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D2 This material is a very high carbon steel (1.5%) that has superb edge holding ability and unmatched wear resistance, but lacks toughness. It is not as corrosion resistant as 440C or ATS-34, and is not considered a stainless steel because it only has 12% chrome. Stainless blades have 13% or more.
I agree, I just want to make them for myself or maybe gifts, not for making money.
I don't guess you have any small, shippable, heat treating kilns/furnaces?
RogerN
Reply to
RogerN
Gunner raises his hand.
You get an oven...drop me an email and Ill send you a present.
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Got a number of controls that work nicely. Works best with electric, will work with gas.
Gunner
Reply to
Gunner Asch
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It rusts almost as bad as regular steel.
Great idea. You need a 1 inch belt sander and a HT oven, you have a mill already.
I have one small one, but it will have to go by freight. Freight cost to BUSINESS in your area, with forklift, that takes a semi truck, is $100. $100 more to a house. I will need to test it first and it is subject to verification.
i
Reply to
Ignoramus20041
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While on the subject of freight cost, do you know what your freight costs would be to get something like that to the Central Freight terminal in Sherman, TX? I know residential is always big $, but I've got that freight terminal nearby where I could pickup from. And yes, I'm interested in a heat treat oven as well, especially now that I have a surface grinder.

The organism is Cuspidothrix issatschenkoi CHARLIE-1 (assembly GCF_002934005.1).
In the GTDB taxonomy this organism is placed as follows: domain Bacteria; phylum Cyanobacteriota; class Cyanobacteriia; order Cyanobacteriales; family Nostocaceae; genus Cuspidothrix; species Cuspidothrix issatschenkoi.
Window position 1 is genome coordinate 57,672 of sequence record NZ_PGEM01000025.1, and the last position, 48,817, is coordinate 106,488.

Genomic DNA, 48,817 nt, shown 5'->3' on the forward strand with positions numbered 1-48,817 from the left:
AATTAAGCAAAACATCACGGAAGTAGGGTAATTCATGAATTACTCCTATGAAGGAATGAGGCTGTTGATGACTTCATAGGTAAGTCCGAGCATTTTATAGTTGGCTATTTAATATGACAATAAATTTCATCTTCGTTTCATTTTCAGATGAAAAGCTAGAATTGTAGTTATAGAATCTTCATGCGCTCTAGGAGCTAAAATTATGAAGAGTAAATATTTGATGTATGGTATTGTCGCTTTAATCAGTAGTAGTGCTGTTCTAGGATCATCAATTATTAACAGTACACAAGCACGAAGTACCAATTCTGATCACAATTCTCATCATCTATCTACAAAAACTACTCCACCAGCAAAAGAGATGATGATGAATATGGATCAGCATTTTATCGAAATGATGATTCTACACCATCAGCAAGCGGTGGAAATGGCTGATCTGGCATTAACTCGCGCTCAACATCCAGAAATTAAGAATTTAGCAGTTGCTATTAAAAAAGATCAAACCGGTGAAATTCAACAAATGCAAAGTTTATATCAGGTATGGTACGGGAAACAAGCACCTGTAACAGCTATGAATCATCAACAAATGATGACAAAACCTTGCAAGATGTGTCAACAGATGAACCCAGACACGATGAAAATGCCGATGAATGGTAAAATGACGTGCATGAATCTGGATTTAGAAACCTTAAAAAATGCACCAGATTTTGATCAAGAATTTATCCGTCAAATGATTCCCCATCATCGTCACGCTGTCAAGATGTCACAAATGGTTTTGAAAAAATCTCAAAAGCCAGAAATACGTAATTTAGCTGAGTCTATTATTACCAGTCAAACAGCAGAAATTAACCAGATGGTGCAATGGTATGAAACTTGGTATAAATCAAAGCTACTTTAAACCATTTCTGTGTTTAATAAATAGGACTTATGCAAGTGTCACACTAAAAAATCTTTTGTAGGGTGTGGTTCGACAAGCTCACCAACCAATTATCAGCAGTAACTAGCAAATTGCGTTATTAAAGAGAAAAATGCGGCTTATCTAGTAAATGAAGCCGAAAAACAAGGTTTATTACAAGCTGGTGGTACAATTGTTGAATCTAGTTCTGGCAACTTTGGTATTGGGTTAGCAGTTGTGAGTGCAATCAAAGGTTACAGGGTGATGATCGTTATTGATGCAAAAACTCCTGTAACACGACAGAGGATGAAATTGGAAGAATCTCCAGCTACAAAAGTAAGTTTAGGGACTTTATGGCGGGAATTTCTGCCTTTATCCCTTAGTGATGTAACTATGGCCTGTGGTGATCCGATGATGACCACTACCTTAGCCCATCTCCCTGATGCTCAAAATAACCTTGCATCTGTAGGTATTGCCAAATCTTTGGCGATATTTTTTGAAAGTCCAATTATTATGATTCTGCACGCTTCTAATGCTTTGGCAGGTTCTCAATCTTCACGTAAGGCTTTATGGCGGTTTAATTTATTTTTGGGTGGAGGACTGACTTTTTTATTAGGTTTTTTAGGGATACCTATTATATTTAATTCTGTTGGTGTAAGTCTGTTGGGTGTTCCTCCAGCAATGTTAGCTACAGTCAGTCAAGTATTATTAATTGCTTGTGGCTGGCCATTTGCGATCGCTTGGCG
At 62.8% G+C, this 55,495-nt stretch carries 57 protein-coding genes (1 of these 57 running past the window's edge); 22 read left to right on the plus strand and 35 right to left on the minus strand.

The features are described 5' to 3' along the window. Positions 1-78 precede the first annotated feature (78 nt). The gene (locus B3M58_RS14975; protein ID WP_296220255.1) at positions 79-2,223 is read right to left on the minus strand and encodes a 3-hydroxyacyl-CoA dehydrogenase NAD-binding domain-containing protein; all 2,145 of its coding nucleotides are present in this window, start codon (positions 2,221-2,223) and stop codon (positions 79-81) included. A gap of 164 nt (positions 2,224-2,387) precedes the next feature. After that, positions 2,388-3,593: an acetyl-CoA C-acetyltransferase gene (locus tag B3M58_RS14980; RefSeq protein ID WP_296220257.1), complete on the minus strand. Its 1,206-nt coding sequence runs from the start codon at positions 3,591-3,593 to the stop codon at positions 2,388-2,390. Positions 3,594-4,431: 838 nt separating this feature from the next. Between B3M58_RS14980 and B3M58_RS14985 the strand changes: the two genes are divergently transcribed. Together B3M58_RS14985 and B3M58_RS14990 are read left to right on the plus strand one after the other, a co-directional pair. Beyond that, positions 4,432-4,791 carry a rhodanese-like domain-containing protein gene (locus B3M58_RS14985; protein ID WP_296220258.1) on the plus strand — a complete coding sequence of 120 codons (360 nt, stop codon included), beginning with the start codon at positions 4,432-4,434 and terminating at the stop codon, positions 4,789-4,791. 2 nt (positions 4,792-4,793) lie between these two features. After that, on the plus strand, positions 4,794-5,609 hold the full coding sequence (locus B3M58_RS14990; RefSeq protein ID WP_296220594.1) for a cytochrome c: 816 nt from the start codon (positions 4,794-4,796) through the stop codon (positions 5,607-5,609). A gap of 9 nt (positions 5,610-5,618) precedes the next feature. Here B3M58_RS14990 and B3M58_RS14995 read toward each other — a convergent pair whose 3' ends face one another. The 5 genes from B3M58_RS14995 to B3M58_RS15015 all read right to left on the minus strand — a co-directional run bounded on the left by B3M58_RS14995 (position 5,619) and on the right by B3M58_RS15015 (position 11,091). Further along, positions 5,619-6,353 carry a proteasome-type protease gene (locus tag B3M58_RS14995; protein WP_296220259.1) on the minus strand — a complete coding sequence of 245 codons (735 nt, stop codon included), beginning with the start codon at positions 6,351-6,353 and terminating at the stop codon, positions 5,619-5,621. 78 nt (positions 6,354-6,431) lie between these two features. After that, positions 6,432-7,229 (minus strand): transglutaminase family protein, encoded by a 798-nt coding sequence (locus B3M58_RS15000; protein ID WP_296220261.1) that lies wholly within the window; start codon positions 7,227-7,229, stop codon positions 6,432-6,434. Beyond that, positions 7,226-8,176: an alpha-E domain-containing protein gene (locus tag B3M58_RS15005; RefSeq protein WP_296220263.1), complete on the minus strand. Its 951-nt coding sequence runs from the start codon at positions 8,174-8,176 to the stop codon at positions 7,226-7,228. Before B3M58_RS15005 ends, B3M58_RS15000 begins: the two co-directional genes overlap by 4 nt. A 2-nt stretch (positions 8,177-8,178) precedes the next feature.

Reply to
Pete C.
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$150 to terminal. $100 more to a house.
i
Reply to
Ignoramus20041
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"semi-stainless"
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kilns/furnaces?
Good to know, so if you find a good heat treat oven, small CNC lathe, etc. that I need it won't necessarily be too expensive to ship.
Reply to
Pete C.
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"semi-stainless"
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I have really great shipping rates.
i
Reply to
Ignoramus20041
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Maybe have a look in your area for 2nd hand ceramic kilns as they make a good heat treatment furnace in my experience. I have a small Gallenkamp heat treatment furnace which is used for small stuff and enamelling but doesn't currently have a PID controller. My main kiln is an 18" top loader that I use for normalising etc and I have a PID controller for that and it works well. The elements are a bit tired so it'll only just get to 1200C on a good day, not the 1300C it would originally do, but that is normally only needed for firing refractory castable items to working temps not heat treatment so it's fine.
Reply to
David Billington
Some stuff
Sites:
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Books:
Master Bladesmith : Advanced Studies in Steel (one of THE best books on the topic)
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Reply to
Steve W.
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"semi-stainless"
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Just keep in mind that the ovens are filled with a very fragile firebrick or compound..and the heating wires are very fragile once its been used a couple times. So they CANNOT be banged around much.
Gunner
Reply to
Gunner Asch
Send me an email address that will allow large files to be downloaded. Ive got a LOT of knife making data in ebook formats
Or I could put em on a DVD I suppose...shrug.
Gunner
Reply to
Gunner Asch
Set up a google drive or skydrive account and stick them there. Gdrive is 5 gig free skydrive is 7 gig free
Reply to
Steve W.